Agoraphobia Made My Time in COVID Quarantine Easier But Not Better
Depression, panic attacks, and anxiety meant I was uniquely prepared for what COVID quarantine required, but that didn't make it any fun.
Content warning for discussion of anxiety, panic attacks, and the effects of agoraphobia.
I should go to the store. Well I'd like to go to the store. I don't absolutely positively have to go to the store right at this second that I am writing this. I have food. I'm not running out of supplies. There's no emergency requiring me to go shopping.
But it would be nice to go. The grocery delivery that I got last week wasn't able to bring everything that I needed. I would like to make some red beans and rice but I need celery, which they didn't have.
There's also weather to consider. As I type this it's Sunday afternoon. The forecast is for icy rain on Monday and Tuesday. If I don't go today I probably won't be able to go until Wednesday. Again: not a tragedy, but it'd still be nice to get it done.
And yet I can't.
I didn't realize at first that I was dealing with agoraphobia when I had it. To me agoraphobia was an extreme: You couldn't leave your house, period. No exceptions.
Sure I didn't like going out. I preferred not going out. But, prior to covid lockdown, I could go out.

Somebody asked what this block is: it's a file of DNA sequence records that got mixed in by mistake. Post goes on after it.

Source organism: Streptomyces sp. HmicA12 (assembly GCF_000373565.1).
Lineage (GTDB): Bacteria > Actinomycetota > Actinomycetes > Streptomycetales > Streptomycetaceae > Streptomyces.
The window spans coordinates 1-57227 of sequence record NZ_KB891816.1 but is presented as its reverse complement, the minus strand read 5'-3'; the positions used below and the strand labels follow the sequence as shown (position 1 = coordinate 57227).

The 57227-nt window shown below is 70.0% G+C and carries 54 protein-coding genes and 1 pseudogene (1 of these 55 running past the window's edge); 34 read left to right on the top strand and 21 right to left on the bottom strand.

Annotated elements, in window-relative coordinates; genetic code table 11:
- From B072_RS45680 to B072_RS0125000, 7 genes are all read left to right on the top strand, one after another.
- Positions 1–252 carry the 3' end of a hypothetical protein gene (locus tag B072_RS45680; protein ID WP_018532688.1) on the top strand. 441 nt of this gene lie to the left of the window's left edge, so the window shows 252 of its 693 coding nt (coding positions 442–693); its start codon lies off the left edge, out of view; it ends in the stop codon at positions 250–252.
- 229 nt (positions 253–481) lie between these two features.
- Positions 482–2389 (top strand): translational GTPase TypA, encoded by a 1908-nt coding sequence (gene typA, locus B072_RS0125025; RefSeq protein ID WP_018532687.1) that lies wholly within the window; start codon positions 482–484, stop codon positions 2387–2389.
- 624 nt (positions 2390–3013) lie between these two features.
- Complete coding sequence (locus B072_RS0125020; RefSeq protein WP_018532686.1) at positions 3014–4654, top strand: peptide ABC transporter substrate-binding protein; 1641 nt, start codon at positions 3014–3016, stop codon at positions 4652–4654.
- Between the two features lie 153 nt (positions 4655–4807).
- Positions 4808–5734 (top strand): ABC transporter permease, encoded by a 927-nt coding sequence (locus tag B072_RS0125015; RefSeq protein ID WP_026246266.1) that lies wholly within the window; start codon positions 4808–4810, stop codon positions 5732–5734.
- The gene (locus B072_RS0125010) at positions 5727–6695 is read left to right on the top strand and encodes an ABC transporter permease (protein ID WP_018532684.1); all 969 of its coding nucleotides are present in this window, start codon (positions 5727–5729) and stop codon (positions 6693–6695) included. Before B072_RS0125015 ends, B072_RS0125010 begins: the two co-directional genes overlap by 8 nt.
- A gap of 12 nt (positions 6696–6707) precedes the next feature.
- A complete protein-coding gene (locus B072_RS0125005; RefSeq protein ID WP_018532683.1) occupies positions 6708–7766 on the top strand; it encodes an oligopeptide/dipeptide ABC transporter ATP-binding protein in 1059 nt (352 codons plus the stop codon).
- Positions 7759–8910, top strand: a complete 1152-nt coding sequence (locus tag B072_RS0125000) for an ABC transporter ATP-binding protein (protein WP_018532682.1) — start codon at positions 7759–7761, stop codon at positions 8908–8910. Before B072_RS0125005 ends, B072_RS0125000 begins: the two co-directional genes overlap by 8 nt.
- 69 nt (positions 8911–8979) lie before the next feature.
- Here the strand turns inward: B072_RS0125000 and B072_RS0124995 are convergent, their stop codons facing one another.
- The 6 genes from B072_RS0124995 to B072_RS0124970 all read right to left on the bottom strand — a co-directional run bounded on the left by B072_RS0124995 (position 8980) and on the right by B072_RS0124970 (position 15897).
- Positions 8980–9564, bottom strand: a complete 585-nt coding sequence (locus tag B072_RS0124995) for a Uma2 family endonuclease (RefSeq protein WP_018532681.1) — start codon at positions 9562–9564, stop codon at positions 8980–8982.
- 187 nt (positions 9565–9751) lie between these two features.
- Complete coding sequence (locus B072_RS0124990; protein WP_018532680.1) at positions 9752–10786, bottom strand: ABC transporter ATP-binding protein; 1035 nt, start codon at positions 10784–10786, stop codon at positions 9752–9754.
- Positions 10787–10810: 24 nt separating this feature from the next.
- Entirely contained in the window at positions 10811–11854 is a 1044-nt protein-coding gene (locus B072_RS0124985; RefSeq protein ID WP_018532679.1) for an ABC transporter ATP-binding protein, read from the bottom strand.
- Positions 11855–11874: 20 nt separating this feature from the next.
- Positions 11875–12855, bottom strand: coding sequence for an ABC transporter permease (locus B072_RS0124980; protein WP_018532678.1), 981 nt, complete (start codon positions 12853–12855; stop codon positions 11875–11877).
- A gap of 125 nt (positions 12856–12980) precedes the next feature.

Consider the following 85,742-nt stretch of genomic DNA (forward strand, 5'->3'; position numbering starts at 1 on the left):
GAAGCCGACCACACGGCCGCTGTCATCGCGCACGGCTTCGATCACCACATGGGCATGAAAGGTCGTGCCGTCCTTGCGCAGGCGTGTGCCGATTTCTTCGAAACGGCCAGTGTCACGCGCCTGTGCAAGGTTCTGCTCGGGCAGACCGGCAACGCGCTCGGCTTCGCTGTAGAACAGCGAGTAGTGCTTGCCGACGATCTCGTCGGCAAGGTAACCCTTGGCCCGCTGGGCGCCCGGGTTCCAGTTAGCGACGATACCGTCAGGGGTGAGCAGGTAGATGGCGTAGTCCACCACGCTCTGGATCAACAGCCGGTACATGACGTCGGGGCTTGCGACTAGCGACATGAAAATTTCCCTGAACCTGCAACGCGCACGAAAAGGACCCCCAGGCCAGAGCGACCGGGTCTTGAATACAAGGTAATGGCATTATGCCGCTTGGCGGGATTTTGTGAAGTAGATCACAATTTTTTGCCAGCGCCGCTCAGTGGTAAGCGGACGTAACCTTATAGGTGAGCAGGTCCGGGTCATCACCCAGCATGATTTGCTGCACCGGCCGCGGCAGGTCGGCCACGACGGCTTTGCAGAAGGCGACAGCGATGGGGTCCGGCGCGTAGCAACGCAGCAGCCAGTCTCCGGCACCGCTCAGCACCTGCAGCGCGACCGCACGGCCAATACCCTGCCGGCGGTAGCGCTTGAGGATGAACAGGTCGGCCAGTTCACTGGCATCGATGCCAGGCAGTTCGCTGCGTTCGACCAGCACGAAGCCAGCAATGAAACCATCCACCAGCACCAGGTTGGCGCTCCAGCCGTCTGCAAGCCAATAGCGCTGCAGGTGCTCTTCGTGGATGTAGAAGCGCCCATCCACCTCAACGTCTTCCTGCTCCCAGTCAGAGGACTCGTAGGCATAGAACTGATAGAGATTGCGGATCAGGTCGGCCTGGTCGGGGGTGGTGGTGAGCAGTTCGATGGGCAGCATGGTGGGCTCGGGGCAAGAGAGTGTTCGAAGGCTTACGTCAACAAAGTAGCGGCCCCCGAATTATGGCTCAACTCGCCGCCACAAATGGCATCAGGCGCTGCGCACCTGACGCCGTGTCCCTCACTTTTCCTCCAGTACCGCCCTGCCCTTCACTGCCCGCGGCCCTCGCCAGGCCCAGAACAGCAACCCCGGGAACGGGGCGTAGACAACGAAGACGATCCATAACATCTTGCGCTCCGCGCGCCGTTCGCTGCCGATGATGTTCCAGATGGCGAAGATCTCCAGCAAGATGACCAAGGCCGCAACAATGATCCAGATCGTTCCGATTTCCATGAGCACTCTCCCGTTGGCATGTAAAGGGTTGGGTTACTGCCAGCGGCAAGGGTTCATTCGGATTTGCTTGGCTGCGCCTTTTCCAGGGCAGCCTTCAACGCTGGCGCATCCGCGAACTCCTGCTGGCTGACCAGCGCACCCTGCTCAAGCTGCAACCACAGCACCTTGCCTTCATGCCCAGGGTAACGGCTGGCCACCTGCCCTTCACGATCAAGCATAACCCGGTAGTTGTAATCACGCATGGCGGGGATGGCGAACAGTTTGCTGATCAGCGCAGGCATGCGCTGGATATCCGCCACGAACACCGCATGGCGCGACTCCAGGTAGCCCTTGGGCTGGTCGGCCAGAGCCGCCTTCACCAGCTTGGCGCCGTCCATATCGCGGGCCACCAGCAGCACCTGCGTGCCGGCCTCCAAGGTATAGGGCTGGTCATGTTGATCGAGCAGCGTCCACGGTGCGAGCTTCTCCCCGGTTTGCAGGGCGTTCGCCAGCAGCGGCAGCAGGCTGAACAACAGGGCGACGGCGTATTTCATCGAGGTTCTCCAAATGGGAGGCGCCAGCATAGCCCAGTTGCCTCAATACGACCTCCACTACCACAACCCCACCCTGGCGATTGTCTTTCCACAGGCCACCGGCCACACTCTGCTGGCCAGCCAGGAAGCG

I could make it to doctor's appointments. Mostly. It wasn't easy. It took a lot for me to make sure to shower and get dressed in a timely fashion. And then get into my car and actually go.
But that was the depression, I figured. Lack of motivation.
Also yeah, anxiety. But it didn't feel like anxiety about the outdoors per se. It was about doing things at all. I felt the same kind of anxiety inside my home. So just anxiety in general, nothing new and noteworthy.
And if I had to piggy back going to the store after doctor appointments or else not go at all: well again surely that's the motivation issue. It took so much energy to overcome the entropy and get out into the world that either I rode the wave and did two things while I was out or I didn't get it done at all.
And if after a doctor's appointment I got back into my car and felt too overwhelmed to go to the store, even to pick up a prescription, well that was the motivation issue again, right?
Over a year ago my therapist at the time asked if I knew that one meaning of "agoraphobia" was fear of the marketplace.
This felt apt. I felt scared at the store. What if something went wrong? What if someone got too close to me? What if someone was mean to me? What if I screwed up something like dropping an item?
What if I had a panic attack and there was nothing I could do?
Turns out that's the way it starts. Actually it's also where it can stop, so to speak. You don't have to be completely trapped inside your home to be agoraphobic. Yes, some people with agoraphobia sadly live with that extreme, but it's not a requirement for the diagnosis. Instead it's about that very thing I was feeling: panic about being in certain places and situations, which meant avoiding those exact things.